Columbia University Celebrates Anti-Semitism

Last week, Malaysia’s ninety-four-year-old prime minister, Mahathir Mohamad—a candid and committed anti-Semite—spoke at Columbia University’s “Global Leaders Forum,” where he drew a large crowd. Clifford May comments:

No one challenged Mr. Mohamad’s right to voice his hatred of Jews. Nevertheless, he felt compelled to defend that right. “When you say ‘you cannot be anti-Semitic,’ there is no free speech,” he instructed his audience. . . . “Why can’t I say something about the Jews, when people say nasty things about me and about Malaysia?” . . . Among Mohamad’s oft-stated beliefs: “Jews rule the world by proxy.”

[T]he moderator, Professor Lien-Hang T. Nguyen, never asked a tough question or challenged the speaker’s assertions and expressions of prejudice and animus. I’m sure Columbia faculty and students extend similar courtesy to speakers who [are] Republicans, conservatives, and especially officials of the Trump administration. . . . “We have a lot of wisdom that we can draw on from you,” Nguyen [told] the senescent politician. At the conclusion of the program, he exclaimed: “That was amazing.”

I want to give Mr. Mohamad credit on one score: he’s honest about his hatred of Jews. He doesn’t pretend he’s only attempting to champion Palestinian rights. He doesn’t pretend to be supporting boycotts just to encourage Israelis to withdraw from “occupied territories.” He doesn’t claim that he’s not anti-Semitic but merely anti-Zionist.

Read more at Washington Times

More about: Anti-Semitism, Malaysia, University

Iran’s Program of Subversion and Propaganda in the Caucasus

In the past week, Iranian proxies and clients have attacked Israel from the West Bank, Gaza, Lebanon, and Yemen. Iran also has substantial military assets in Iraq and Syria—countries over which it exercises a great deal of control—which could launch significant attacks on Israel as well. Tehran, in addition, has stretched its influence northward into both Azerbaijan and Armenia. While Israel has diplomatic relations with both of these rival nations, its relationship with Baku is closer and involves significant military and security collaboration, some of which is directed against Iran. Alexander Grinberg writes:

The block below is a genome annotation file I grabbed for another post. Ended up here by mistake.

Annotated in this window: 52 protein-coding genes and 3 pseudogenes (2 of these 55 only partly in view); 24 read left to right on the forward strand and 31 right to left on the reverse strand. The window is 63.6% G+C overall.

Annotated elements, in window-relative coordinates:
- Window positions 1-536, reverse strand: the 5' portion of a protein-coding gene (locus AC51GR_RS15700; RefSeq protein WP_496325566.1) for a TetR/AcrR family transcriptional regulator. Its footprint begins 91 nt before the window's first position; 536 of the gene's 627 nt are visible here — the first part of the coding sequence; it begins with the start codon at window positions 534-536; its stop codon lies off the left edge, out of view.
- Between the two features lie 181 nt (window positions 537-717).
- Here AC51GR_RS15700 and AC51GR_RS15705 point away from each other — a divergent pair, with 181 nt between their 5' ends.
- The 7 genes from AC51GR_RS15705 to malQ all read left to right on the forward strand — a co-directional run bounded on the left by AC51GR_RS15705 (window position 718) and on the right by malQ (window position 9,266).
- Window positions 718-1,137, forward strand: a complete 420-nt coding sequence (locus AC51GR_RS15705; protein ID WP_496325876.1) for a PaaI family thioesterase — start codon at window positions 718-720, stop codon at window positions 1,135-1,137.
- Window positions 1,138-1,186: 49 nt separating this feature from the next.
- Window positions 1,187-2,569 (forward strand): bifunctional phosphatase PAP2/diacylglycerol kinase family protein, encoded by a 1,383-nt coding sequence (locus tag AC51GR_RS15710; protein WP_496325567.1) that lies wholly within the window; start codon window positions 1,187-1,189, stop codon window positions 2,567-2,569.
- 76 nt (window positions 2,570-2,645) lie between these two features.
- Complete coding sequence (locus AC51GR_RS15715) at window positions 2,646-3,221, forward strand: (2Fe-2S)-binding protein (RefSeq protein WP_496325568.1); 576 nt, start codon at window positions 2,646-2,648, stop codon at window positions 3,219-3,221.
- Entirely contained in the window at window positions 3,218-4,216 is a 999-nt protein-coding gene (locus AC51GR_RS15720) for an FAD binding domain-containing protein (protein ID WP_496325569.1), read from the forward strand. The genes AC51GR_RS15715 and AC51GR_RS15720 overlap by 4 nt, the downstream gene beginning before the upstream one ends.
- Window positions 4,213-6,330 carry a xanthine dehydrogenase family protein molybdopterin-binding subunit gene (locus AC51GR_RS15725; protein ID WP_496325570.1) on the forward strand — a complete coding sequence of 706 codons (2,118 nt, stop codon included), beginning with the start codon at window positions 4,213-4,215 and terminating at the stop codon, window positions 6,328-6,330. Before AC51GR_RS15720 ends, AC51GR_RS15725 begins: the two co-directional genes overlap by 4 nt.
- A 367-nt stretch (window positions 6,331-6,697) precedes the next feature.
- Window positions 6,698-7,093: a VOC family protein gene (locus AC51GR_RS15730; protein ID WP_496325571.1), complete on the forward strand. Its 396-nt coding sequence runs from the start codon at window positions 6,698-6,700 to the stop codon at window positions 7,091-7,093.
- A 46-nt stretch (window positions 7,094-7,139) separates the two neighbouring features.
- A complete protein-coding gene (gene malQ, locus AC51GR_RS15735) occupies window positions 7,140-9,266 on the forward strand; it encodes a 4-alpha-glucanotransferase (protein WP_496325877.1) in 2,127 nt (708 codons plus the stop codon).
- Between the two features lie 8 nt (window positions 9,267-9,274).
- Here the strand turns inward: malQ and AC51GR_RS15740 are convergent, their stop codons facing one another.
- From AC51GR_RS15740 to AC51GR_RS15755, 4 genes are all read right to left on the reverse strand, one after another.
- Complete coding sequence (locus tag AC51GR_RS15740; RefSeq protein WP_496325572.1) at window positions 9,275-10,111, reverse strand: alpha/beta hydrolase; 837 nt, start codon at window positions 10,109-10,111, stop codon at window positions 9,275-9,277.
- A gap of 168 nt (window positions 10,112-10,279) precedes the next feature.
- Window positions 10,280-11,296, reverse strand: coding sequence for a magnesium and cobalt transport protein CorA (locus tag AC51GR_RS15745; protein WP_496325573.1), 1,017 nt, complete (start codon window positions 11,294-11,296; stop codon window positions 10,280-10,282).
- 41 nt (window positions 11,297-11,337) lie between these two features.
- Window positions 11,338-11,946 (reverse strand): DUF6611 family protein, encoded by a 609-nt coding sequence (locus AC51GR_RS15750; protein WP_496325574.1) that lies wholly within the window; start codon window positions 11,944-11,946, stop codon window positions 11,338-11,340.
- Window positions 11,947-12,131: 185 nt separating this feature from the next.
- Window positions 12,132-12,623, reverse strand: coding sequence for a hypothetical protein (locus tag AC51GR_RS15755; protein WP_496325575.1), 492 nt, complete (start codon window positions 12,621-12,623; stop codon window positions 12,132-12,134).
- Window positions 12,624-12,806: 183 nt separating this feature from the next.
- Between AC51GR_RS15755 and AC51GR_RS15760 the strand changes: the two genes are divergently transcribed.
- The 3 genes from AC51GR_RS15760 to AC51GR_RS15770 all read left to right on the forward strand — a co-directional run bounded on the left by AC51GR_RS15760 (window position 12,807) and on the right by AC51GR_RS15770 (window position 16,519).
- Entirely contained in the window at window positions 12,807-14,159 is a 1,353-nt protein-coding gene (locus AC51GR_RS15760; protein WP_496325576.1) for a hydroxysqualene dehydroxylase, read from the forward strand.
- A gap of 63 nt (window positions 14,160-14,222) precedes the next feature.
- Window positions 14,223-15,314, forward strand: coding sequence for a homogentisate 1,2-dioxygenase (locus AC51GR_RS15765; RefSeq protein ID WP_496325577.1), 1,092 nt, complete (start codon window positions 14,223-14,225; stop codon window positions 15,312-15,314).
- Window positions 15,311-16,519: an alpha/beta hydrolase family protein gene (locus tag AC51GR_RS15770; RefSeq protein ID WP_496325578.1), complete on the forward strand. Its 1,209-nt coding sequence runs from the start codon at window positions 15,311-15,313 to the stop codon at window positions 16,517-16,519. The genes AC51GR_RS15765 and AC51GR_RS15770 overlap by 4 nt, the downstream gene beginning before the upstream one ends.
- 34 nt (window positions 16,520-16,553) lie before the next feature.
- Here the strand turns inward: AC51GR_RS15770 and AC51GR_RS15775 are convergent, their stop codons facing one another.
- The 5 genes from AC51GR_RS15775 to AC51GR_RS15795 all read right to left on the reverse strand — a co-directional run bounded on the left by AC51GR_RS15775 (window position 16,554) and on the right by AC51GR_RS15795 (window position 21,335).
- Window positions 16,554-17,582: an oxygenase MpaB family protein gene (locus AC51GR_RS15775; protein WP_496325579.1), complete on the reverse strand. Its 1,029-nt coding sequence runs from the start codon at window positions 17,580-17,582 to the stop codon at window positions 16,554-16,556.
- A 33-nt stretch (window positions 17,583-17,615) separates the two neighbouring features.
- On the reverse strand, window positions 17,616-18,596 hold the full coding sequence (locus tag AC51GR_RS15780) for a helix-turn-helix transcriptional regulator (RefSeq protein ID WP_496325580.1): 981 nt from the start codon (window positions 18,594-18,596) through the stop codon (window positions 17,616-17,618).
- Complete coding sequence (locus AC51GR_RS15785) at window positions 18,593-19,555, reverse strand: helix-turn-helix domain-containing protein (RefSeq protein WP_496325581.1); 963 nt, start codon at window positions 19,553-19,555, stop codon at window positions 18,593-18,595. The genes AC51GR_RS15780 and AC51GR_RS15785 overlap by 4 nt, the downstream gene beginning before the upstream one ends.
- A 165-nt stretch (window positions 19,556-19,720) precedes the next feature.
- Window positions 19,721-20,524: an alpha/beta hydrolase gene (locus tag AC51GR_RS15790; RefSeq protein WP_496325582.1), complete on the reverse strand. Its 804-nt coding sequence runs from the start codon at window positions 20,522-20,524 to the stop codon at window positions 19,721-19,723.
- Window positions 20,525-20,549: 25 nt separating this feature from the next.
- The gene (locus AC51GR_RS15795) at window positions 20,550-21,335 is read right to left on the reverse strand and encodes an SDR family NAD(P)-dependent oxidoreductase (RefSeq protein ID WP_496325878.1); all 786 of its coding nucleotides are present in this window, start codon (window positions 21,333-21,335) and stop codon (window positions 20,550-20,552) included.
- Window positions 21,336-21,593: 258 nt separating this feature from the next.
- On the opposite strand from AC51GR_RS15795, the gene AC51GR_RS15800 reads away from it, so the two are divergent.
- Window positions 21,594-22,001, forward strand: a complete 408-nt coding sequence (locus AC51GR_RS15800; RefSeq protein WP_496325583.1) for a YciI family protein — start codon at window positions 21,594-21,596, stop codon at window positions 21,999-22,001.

Iran exploits ethnic and religious factors in both Armenia and Azerbaijan to further its interests. . . . In Armenia, Iran attempts to tarnish the legitimacy of the elected government and exploit the church’s nationalist position and tensions between it and the Armenian government; in Azerbaijan, the Iranian regime employs outright terrorist methods similar to its support for terrorist proxies in the Middle East [in order to] undermine the regime.

Huseyniyyun (Islamic Resistance Movement of Azerbaijan) is a terrorist militia made up of ethnic Azeris and designed to fight against Azerbaijan. It was established by the Islamic Revolutionary Guard Corps . . . in the image of other pro-Iranian militias. . . . Currently, Huseyniyyun is not actively engaged in terrorist activities as Iran prefers more subtle methods of subversion. The organization serves as a mouthpiece of the Iranian regime on various Telegram channels in the Azeri language. The main impact of Huseyniyyun is that it helps spread Iranian propaganda in Azerbaijan.

The Iranian regime fears the end of hostilities between Armenia and Azerbaijan because this would limit its options for disruption. Iranian outlets are replete with anti-Semitic paranoia against Azerbaijan, accusing the country of awarding its territory to Zionists and NATO. . . . Likewise, it is noteworthy that Armenian nationalists reiterate hideous anti-Semitic tropes that are identical to those spouted by the Iranians and Palestinians. Moreover, leading Iranian analysts have no qualms about openly praising [sympathetic] Armenian clergy together with terrorist Iran-funded Azeri movements for working toward Iranian goals.

Read more at Jerusalem Institute for Strategy and Security

More about: Azerbaijan, Iran, Israeli Security